Real Estate

Zillow COO Jeremy Wacksman argues housing boom is no bubble


In a recent podcast appearance, Zillow Chief Operating Officer Jeremy Wacksman argues the housing market’s fundamentals are strong.

One of Zillow’s top executives played down worries that the housing market might be in the midst of a bubble, arguing homebuyers today are more qualified and mortgage products are sounder than was seen before the housing crash of 2008.

Zillow Chief Operating Officer, Jeremy Wacksman, shared his perspective Thursday on the Axios Re:Cap podcast, where host Dan Primack asked him about what’s causing home prices to skyrocket and whether those levels are sustainable.

“You’re seeing, I think, record-high FICO scores for traditional mortgage applications,” Wacksman said. “You’re seeing very conventional mortgages. You’re seeing not enough supply on the market. Homebuilders will come, but it takes a long time to build inventory.”

Housing experts have laid part of the blame for the crisis of 2008 on a variety of unstable mortgage products that were prevalent at the time, including loans with adjustable rates that targeted less-than-qualified borrowers. When these rate increases were triggered, many homeowners could no longer afford their payments, and a wave of properties went into foreclosure.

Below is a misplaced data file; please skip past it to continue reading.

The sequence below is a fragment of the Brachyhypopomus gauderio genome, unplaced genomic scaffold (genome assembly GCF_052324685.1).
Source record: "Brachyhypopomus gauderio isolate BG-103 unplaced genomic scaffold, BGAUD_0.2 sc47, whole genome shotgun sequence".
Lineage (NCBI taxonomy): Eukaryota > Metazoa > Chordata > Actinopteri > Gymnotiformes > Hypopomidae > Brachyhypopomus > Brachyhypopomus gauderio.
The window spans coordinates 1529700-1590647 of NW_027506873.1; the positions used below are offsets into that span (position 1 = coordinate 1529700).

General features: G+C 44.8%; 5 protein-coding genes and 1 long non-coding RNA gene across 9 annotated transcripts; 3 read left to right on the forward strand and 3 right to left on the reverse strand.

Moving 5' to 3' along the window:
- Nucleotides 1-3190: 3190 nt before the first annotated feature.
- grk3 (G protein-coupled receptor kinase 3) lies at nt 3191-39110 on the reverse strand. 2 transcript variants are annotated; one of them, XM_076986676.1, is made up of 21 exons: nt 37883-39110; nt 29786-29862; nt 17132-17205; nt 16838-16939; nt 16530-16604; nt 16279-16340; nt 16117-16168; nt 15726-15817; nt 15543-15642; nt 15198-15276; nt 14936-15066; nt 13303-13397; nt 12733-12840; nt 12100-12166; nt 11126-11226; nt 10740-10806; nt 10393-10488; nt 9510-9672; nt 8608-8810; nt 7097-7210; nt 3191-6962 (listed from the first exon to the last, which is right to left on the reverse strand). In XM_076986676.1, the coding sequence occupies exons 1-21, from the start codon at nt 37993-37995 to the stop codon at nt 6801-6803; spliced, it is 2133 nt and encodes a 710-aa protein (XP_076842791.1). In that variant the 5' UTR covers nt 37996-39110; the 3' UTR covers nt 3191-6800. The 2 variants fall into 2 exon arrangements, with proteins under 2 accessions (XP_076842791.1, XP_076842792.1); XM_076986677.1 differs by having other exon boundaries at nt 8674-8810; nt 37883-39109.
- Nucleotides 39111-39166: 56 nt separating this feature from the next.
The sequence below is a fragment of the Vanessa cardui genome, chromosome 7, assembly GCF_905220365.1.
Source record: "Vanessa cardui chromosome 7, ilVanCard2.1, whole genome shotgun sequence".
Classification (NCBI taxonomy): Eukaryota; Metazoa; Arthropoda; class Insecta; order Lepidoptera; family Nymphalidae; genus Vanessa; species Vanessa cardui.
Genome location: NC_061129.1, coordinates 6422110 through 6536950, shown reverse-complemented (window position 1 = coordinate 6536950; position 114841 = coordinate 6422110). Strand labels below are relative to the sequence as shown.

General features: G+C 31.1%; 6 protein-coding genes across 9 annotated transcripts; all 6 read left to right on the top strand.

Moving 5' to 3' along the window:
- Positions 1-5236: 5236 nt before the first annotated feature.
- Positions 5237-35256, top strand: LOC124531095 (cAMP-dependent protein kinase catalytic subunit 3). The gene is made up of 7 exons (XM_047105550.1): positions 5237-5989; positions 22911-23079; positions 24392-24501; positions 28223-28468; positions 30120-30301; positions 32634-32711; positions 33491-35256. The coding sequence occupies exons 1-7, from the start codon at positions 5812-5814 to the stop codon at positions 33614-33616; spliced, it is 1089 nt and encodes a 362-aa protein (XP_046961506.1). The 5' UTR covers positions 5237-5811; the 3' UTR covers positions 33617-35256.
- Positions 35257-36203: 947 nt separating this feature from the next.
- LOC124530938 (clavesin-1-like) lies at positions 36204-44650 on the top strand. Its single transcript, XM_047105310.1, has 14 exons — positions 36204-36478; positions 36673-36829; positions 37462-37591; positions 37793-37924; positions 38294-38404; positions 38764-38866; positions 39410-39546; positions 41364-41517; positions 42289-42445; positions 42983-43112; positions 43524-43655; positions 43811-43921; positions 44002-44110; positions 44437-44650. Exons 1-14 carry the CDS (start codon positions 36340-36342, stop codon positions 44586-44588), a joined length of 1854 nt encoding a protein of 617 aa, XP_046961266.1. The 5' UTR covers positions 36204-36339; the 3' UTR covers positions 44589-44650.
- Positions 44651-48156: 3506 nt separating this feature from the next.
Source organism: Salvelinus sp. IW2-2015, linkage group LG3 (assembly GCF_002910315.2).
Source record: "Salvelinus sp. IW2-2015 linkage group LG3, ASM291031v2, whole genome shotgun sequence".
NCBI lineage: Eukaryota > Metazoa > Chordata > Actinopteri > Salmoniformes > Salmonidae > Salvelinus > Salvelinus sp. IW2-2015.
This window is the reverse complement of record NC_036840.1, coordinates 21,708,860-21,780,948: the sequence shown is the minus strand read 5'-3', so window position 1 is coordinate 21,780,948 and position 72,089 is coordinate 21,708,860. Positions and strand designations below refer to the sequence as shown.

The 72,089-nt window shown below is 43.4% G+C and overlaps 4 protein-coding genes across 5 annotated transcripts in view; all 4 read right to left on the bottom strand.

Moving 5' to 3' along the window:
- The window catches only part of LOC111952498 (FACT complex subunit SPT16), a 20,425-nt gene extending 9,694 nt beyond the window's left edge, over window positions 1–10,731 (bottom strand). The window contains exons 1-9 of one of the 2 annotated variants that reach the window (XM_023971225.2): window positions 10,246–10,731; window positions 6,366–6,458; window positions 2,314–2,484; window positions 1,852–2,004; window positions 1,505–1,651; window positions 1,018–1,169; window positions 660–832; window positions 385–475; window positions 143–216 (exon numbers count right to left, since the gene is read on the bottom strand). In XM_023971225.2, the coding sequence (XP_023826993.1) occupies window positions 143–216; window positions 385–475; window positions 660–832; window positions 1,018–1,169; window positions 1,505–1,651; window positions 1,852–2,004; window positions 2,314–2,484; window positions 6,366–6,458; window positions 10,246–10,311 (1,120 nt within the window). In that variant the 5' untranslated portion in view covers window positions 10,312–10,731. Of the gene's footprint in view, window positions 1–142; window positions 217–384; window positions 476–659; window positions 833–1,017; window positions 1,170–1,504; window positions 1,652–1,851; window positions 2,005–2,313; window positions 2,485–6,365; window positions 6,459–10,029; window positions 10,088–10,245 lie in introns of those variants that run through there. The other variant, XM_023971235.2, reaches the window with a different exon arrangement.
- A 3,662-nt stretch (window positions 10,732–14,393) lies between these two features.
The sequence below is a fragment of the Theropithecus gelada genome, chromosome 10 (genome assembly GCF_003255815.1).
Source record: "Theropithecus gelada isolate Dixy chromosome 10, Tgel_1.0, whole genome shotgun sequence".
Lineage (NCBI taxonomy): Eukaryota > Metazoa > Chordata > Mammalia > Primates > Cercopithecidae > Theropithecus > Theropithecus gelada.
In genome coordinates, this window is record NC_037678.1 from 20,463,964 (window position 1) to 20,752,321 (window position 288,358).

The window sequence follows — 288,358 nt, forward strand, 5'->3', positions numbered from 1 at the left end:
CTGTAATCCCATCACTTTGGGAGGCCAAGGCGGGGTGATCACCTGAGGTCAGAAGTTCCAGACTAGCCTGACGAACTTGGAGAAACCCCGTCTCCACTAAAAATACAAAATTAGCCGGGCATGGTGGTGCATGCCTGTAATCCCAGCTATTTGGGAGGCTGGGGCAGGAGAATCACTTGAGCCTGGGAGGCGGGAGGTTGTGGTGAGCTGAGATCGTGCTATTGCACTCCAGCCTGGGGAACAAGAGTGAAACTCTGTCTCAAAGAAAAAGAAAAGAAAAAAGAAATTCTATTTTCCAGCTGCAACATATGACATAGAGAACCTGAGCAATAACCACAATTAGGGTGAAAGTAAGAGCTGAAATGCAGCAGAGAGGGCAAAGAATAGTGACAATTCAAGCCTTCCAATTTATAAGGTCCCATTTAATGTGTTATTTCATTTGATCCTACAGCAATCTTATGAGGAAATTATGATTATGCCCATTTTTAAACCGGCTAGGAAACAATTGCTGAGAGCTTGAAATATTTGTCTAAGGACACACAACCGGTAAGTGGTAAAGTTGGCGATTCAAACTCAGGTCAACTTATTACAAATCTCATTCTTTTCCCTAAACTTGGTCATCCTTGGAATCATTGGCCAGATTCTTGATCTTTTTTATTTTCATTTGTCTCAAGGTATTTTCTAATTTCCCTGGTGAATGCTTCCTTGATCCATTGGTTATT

By contrast, much of the new demand that Zillow has seen is coming from millennials and other new classes of homebuyer finally entering the market, Wacksman said. Existing homeowners are also in a better financial position, and are sitting on more equity than many were more than a decade ago, he said.

The pandemic has also played a role in the red-hot housing market, he said. Some employees have different needs from their residences now that they’re working from home more often, prompting a burst of real estate activity that Wacksman referred to as “the great reshuffling.” Others may be able to entertain moving to other parts of the country altogether.

“As more employers adopt more flexible work arrangements,” Wacksman said, “that allows people to really think about, where do they want to live? We’re seeing this concept of a digital nomad arise.”

Listen to the full podcast appearance here.

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